"Don't ask, don't tell," is hanging by a thread. The American people don't support the ban on gays serving openly in the military. The House has voted to repeal it. A federal court has ruled it unconstitutional.
"Don't ask, don't tell," is hanging by a thread. The American people don't support the ban on gays serving openly in the military. The president, defense secretary and joint chiefs of staff don't support it. The House has voted to repeal it. A federal court has ruled it unconstitutional.
Now the troops in the field are saying they don't support DADT, either. A survey of 400,000 active duty and reserve troops, completed last summer as part of a soon-to-be-released Pentagon study, found that 70 percent said repealing the policy would be either positive, have no impact or have mixed impacts on troops in combat.
Opinion is not unanimous, of course. The commandant of the Marine Corps drew a rebuke from his superior officer for voicing his reservations about repealing DADT. But even in the Marines, the survey found, just 40 percent support DADT.
The military is not a democracy, nor does it demand perfect consensus before making policy decisions. However, the recent argument against allowing gays and lesbians to defend their country without lying about their identities is that “their presence will make other soldiers uncomfortable.” So it matters that most troops say they aren't bothered by it.
A single obstacle stands before the orderly termination of a 17-year-old mistake: the United States Senate.
The defense authorization bill, now before the Senate, includes language that would repeal DADT, letting the Pentagon determine the fate of the policy after its internal review, due to be completed Dec. 1. Before the election, the bill stalled in the face of a filibuster by Republicans.
It's time that filibuster was busted. It's time for the Senate to stop letting a minority view, which is opposed by majorities just about everywhere outside the Republican caucus, hold the defense budget hostage to their bias.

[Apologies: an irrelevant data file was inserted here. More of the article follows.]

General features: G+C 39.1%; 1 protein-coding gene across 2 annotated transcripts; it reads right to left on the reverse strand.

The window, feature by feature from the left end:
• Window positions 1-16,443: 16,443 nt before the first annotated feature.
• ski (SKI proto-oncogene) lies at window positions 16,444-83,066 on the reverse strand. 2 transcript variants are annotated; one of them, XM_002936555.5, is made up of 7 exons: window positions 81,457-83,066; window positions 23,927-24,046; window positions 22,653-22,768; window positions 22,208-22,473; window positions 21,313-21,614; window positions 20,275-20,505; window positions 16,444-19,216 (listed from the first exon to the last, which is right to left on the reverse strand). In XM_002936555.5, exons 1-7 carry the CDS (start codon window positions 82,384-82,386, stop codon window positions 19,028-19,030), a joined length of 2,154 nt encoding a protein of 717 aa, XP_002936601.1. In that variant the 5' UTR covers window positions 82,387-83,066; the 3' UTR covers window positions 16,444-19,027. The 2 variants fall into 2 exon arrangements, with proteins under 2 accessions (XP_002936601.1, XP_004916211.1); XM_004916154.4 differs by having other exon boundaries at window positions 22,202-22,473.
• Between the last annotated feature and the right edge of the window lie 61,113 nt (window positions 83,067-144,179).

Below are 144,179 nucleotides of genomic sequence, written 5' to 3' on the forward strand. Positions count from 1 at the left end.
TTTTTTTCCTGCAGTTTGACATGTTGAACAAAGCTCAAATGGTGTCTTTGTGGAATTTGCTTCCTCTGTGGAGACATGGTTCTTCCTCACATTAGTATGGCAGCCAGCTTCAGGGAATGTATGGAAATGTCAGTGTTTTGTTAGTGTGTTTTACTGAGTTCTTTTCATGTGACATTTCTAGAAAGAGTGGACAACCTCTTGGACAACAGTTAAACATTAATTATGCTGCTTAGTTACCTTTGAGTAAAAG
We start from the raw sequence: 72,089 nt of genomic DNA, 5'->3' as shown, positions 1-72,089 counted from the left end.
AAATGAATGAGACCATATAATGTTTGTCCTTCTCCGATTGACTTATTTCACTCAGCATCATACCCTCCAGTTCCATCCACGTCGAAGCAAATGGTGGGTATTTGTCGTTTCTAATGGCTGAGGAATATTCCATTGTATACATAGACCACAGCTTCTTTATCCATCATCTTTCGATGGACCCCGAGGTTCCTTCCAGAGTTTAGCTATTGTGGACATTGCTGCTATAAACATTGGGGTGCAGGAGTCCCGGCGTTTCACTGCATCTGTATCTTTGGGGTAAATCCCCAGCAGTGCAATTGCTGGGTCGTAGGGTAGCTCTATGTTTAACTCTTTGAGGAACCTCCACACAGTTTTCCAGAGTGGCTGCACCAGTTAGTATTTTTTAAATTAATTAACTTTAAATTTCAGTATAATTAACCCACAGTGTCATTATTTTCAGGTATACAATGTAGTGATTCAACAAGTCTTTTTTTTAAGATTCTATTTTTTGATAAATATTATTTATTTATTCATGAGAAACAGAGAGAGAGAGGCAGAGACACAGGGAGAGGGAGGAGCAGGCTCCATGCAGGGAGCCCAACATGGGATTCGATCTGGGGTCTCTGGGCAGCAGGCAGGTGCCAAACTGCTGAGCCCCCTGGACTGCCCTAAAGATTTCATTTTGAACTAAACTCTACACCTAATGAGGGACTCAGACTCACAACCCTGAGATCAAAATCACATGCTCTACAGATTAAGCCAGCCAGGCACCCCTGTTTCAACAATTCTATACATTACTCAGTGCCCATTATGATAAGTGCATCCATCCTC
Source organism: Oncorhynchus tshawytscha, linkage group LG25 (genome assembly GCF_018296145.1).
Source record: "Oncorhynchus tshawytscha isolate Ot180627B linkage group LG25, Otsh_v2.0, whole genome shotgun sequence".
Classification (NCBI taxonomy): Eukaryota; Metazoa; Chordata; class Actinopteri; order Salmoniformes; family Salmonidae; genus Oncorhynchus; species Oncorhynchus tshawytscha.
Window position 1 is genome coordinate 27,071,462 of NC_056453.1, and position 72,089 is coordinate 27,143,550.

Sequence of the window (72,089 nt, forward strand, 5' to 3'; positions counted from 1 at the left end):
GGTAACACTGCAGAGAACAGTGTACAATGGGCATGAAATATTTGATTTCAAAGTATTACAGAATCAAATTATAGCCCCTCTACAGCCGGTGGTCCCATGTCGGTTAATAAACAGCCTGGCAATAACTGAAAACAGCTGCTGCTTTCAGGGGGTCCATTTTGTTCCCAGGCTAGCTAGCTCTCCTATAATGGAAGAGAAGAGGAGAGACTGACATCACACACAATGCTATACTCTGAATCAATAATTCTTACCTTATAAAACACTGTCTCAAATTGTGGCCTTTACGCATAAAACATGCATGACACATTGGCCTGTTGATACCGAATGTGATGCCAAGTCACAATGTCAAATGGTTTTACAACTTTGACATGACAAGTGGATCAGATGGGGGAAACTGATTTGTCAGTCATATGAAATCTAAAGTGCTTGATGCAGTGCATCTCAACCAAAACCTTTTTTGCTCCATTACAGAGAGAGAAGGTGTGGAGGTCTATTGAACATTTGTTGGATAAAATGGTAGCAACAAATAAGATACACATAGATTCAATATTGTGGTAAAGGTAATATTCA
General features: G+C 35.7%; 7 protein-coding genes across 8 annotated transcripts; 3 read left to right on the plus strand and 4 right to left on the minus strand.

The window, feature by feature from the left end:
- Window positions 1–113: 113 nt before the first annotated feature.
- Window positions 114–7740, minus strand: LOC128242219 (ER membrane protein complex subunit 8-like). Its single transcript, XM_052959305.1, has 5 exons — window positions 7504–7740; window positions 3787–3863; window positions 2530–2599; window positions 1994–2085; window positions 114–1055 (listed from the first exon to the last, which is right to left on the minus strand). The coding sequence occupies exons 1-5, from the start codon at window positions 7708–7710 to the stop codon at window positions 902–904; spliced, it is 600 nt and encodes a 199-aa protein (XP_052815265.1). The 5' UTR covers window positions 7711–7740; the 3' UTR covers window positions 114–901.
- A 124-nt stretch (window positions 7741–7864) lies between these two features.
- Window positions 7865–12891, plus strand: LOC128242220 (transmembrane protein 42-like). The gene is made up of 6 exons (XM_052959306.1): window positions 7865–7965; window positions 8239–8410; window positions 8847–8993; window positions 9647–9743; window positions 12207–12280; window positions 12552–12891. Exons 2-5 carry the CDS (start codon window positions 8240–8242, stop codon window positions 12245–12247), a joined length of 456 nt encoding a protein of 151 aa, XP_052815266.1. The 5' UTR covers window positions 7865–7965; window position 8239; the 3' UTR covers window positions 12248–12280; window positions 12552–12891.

Discouraging noises are being heard from the White House and congressional Democrats that "the numbers aren't there" to repeal DADT. Such passive construction usually reveals a weakness of spirit.
It isn't enough for President Obama to say he favors repeal if he doesn't demand the Senate to act. It's not enough for Democrats to say they'd vote for repeal if they don't push their party's leaders to bring it up for a vote.
Sen. John Kerry, a senior Democrat and a veteran, has long supported repeal of DADT. He must now raise his voice even more loudly while refusing to support a "compromise" defense authorization bill that throws gay and lesbian service members overboard.
Sen. Scott Brown, a Republican who served 30 years in the Massachusetts National Guard, opposed repeal of DADT last spring, saying he needed more time to study the issue and wanted to see what the Pentagon review concluded.
Time is up, Senator, and the review will soon be in your hands. This is not a test of your loyalty to Republican Party leaders. It's a chance to represent your constituents and your brothers and sisters in uniform, and to show your independence and let military leaders do away with a policy that is discriminatory, unconstitutional and harmful to the troops.
Because it is so unpopular –– 78 percent of Americans favor repeal, one typical poll found, including 60 percent of Republicans –– "don't ask, don't tell" wasn't a big issue in the recent midterm elections. With the elections over, it's time the Senate did the right thing.